Bill Gates criticizes Warren wealth tax, she responds

This story has been updated with a new Bill Gates tweet.

Billionaire Bill Gates may not be a fan of presidential candidate Elizabeth Warren’s wealth tax. But she’s aiming to change his mind.

“I've paid over $10 billion in taxes,” the Microsoft (MSFT) co-founder aid during the New York Times DealBook Conference on Wednesday. “If I'd had to pay $20 billion, it's fine. But when you say I should pay $100 billion, OK then I'm starting to do a little math about what I have left over,” he joked. “You really want the incentive system to be there, and you can go a long ways without threatening that.”

Warren responded that Gates, one of the world’s richest people, was mistaken about how much he’d have to cough up under her proposed tax on the rich: 

Warren’s plan hopes to enact a new annual tax of 2% on every dollar a household has above $50 million, which increases to 6% for households with more than $1 billion.

Gates then responded to Warren’s tweet on Thursday morning, praising her commitment to “finding ways to address wealth inequality and poverty at home,” and for “having a really interesting conversation on how to solve some of the world’s toughest problems.”

He also added that while they disagreed on how to get there, he was happy that at least she was addressing it.

Gates on Wednesday had commented that while he was “all for super progressive tax systems,” he warned that high levels of taxation could risk capital formation, innovation, and America’s desirability as a hub of innovation for companies.

Acknowledging that he’s been a “prime beneficiary of the existing system,” Gates said that if someone were to find a “middle ground approach,” he’d be more supportive.

Bill Gates, Co-Chair, Bill & Melinda Gates Foundation speaks onstage at 2019 New York Times Dealbook on November 06, 2019 in New York City. (Photo by Michael Cohen/Getty Images for The New York Times)

‘The vilification of billionaires’

Gates is not alone in criticizing Warren’s plan.

JPMorgan Chase CEO Jamie Dimon also criticized Warren’s plan, commenting: “She uses some pretty harsh words, you know, some would say vilifies successful people.”

“Y’all, the billionaires are asking for a safe space - you know, in addition to the entire US economy and political lobbying industry,” New York Congresswoman Alexandria Ocasio-Cortez responded in tweet.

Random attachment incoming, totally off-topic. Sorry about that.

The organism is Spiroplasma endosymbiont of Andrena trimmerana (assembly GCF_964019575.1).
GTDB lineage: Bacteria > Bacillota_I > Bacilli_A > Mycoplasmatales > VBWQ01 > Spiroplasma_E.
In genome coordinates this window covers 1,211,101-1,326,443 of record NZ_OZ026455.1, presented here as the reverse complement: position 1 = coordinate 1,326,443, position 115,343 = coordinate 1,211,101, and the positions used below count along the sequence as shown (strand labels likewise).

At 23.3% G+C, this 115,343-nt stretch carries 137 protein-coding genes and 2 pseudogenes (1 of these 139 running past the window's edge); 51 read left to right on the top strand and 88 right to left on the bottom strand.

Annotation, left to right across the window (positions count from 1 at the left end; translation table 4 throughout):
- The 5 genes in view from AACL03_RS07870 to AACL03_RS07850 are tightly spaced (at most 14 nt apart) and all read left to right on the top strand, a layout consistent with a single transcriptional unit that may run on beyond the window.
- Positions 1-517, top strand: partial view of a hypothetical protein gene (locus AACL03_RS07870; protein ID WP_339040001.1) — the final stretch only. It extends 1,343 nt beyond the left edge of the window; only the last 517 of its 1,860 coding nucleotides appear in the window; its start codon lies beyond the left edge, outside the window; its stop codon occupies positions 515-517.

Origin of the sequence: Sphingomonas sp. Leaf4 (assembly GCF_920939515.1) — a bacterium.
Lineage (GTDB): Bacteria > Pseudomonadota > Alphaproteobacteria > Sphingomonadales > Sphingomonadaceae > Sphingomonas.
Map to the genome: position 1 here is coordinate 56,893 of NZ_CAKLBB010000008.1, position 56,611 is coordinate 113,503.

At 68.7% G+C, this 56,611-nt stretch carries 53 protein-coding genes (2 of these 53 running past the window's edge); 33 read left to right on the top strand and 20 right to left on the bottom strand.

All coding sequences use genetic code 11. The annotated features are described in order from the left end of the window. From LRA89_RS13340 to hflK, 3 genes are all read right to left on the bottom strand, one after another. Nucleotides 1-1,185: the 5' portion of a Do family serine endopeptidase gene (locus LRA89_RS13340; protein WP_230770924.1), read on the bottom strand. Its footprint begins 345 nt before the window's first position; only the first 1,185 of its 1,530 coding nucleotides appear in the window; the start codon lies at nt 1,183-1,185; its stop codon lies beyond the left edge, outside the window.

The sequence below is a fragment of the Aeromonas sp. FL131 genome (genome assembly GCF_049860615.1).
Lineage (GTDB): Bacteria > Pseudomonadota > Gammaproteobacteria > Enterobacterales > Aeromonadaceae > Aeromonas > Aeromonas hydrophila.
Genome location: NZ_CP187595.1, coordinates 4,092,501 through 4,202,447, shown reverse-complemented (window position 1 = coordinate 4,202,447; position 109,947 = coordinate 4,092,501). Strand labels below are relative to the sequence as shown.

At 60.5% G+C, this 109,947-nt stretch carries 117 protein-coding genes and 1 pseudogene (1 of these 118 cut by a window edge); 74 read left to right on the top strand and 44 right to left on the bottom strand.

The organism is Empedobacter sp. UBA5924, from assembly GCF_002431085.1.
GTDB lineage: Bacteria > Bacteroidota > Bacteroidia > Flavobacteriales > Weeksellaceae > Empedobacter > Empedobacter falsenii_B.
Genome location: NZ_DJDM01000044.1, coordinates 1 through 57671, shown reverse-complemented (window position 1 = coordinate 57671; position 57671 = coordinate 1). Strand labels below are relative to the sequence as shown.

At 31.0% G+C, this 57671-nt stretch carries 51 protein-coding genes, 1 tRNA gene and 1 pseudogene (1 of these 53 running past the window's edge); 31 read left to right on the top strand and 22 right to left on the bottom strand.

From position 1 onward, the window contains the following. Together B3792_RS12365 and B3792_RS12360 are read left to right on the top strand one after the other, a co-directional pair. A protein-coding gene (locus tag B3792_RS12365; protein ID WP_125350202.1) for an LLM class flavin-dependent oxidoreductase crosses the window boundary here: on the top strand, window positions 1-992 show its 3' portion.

Fellow billionaire Leon Cooperman also recently expressed how upset he was over the taxes.

Leon Cooperman, chairman and chief executive of Omega Advisors Inc., speaks at the Reuters Investment Summit in New York December 13, 2005.

“I don’t need Elizabeth Warren telling me that I’m a deadbeat and that billionaires are deadbeats. The vilification of billionaires makes no sense to me. The world is a substantially better place because of Bill Gates, Michael Bloomberg, David Rubenstein, Bernie Marcus, Ken Langone,” Cooperman told CNBC. “This is idiocy! It’s appealing to the lowest common denominator and basically trying to turn people’s heads around by promising a lot of free stuff.” 

In her response to Cooperman, Warren noted the billionaire’s stake in Navient, a student loan servicer that has come under heavy fire for allegedly manipulating borrowers amid the student debt crisis.

‘Not sure how open-minded’ Warren is

When asked if he had spoken to Warren, Gates replied: “I'm not sure how open-minded she is or that she'd even be willing to sit down with somebody you know who has large amounts of money.” 

And looking ahead at 2020, Gates said that he wasn’t about to make a political endorsement but said he’d probably vote for the candidate that took the “more professional approach.” He didn’t specify any names.

Aarthi is a writer for Yahoo Finance. She can be reached at Follow her on Twitter @aarthiswami

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